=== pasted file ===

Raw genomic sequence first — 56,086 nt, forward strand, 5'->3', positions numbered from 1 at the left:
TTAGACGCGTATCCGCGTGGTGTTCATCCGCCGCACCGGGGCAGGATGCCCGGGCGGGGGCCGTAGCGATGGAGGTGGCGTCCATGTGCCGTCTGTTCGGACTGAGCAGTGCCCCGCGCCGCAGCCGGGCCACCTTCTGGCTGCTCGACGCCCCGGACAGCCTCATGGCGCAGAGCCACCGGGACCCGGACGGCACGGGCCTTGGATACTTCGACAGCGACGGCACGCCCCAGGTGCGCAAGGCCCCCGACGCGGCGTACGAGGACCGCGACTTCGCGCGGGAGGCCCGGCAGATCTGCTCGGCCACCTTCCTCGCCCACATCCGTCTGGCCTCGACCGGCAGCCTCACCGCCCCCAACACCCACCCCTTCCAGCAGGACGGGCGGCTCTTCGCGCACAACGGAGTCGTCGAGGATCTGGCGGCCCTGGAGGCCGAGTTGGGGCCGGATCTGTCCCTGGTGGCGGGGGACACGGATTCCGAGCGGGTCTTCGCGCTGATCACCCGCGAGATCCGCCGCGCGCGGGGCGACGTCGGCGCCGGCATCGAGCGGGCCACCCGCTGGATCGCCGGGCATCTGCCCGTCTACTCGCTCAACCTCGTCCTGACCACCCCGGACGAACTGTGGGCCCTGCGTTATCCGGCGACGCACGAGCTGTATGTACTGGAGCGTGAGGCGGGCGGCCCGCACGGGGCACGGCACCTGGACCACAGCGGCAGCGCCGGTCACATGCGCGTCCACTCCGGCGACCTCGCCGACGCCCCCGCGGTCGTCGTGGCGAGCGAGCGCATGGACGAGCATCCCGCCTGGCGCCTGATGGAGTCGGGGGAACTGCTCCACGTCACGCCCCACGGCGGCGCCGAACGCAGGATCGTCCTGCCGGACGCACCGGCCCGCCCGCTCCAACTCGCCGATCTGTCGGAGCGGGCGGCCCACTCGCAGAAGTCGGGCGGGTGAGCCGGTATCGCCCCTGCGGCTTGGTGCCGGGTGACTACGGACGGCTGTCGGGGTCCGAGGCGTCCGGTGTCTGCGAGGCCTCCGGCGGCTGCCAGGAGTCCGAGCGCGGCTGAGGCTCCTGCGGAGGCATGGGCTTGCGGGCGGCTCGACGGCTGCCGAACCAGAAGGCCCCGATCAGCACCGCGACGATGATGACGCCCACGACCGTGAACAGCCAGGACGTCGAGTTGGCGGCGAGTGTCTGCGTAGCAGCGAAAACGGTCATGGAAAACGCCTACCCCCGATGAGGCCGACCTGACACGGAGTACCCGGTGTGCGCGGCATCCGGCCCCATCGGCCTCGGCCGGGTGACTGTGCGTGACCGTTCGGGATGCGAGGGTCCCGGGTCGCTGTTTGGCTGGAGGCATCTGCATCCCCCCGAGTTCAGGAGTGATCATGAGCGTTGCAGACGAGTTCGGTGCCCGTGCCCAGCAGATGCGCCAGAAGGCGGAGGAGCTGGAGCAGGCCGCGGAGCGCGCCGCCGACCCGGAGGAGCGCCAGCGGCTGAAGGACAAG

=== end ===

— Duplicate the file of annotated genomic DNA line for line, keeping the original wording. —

Raw genomic sequence first — 56,086 nt, forward strand, 5'->3', positions numbered from 1 at the left:
TTAGACGCGTATCCGCGTGGTGTTCATCCGCCGCACCGGGGCAGGATGCCCGGGCGGGGGCCGTAGCGATGGAGGTGGCGTCCATGTGCCGTCTGTTCGGACTGAGCAGTGCCCCGCGCCGCAGCCGGGCCACCTTCTGGCTGCTCGACGCCCCGGACAGCCTCATGGCGCAGAGCCACCGGGACCCGGACGGCACGGGCCTTGGATACTTCGACAGCGACGGCACGCCCCAGGTGCGCAAGGCCCCCGACGCGGCGTACGAGGACCGCGACTTCGCGCGGGAGGCCCGGCAGATCTGCTCGGCCACCTTCCTCGCCCACATCCGTCTGGCCTCGACCGGCAGCCTCACCGCCCCCAACACCCACCCCTTCCAGCAGGACGGGCGGCTCTTCGCGCACAACGGAGTCGTCGAGGATCTGGCGGCCCTGGAGGCCGAGTTGGGGCCGGATCTGTCCCTGGTGGCGGGGGACACGGATTCCGAGCGGGTCTTCGCGCTGATCACCCGCGAGATCCGCCGCGCGCGGGGCGACGTCGGCGCCGGCATCGAGCGGGCCACCCGCTGGATCGCCGGGCATCTGCCCGTCTACTCGCTCAACCTCGTCCTGACCACCCCGGACGAACTGTGGGCCCTGCGTTATCCGGCGACGCACGAGCTGTATGTACTGGAGCGTGAGGCGGGCGGCCCGCACGGGGCACGGCACCTGGACCACAGCGGCAGCGCCGGTCACATGCGCGTCCACTCCGGCGACCTCGCCGACGCCCCCGCGGTCGTCGTGGCGAGCGAGCGCATGGACGAGCATCCCGCCTGGCGCCTGATGGAGTCGGGGGAACTGCTCCACGTCACGCCCCACGGCGGCGCCGAACGCAGGATCGTCCTGCCGGACGCACCGGCCCGCCCGCTCCAACTCGCCGATCTGTCGGAGCGGGCGGCCCACTCGCAGAAGTCGGGCGGGTGAGCCGGTATCGCCCCTGCGGCTTGGTGCCGGGTGACTACGGACGGCTGTCGGGGTCCGAGGCGTCCGGTGTCTGCGAGGCCTCCGGCGGCTGCCAGGAGTCCGAGCGCGGCTGAGGCTCCTGCGGAGGCATGGGCTTGCGGGCGGCTCGACGGCTGCCGAACCAGAAGGCCCCGATCAGCACCGCGACGATGATGACGCCCACGACCGTGAACAGCCAGGACGTCGAGTTGGCGGCGAGTGTCTGCGTAGCAGCGAAAACGGTCATGGAAAACGCCTACCCCCGATGAGGCCGACCTGACACGGAGTACCCGGTGTGCGCGGCATCCGGCCCCATCGGCCTCGGCCGGGTGACTGTGCGTGACCGTTCGGGATGCGAGGGTCCCGGGTCGCTGTTTGGCTGGAGGCATCTGCATCCCCCCGAGTTCAGGAGTGATCATGAGCGTTGCAGACGAGTTCGGTGCCCGTGCCCAGCAGATGCGCCAGAAGGCGGAGGAGCTGGAGCAGGCCGCGGAGCGCGCCGCCGACCCGGAGGAGCGCCAGCGGCTGAAGGACAAG